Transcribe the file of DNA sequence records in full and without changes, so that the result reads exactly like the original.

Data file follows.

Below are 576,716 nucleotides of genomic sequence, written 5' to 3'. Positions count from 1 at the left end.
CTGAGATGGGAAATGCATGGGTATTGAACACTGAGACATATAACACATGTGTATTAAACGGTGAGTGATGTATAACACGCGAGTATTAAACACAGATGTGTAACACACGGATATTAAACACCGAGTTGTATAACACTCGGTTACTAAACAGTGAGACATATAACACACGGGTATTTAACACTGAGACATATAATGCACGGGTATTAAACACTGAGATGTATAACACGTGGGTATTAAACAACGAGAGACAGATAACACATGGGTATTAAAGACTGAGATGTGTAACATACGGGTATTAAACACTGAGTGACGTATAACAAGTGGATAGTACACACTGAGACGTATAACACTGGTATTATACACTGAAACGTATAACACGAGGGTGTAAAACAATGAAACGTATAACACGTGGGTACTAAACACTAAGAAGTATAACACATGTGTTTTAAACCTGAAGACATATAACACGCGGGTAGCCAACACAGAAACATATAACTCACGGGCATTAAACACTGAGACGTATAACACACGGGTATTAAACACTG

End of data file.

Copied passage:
Below are 576,716 nucleotides of genomic sequence, written 5' to 3'. Positions count from 1 at the left end.
CTGAGATGGGAAATGCATGGGTATTGAACACTGAGACATATAACACATGTGTATTAAACGGTGAGTGATGTATAACACGCGAGTATTAAACACAGATGTGTAACACACGGATATTAAACACCGAGTTGTATAACACTCGGTTACTAAACAGTGAGACATATAACACACGGGTATTTAACACTGAGACATATAATGCACGGGTATTAAACACTGAGATGTATAACACGTGGGTATTAAACAACGAGAGACAGATAACACATGGGTATTAAAGACTGAGATGTGTAACATACGGGTATTAAACACTGAGTGACGTATAACAAGTGGATAGTACACACTGAGACGTATAACACTGGTATTATACACTGAAACGTATAACACGAGGGTGTAAAACAATGAAACGTATAACACGTGGGTACTAAACACTAAGAAGTATAACACATGTGTTTTAAACCTGAAGACATATAACACGCGGGTAGCCAACACAGAAACATATAACTCACGGGCATTAAACACTGAGACGTATAACACACGGGTATTAAACACTG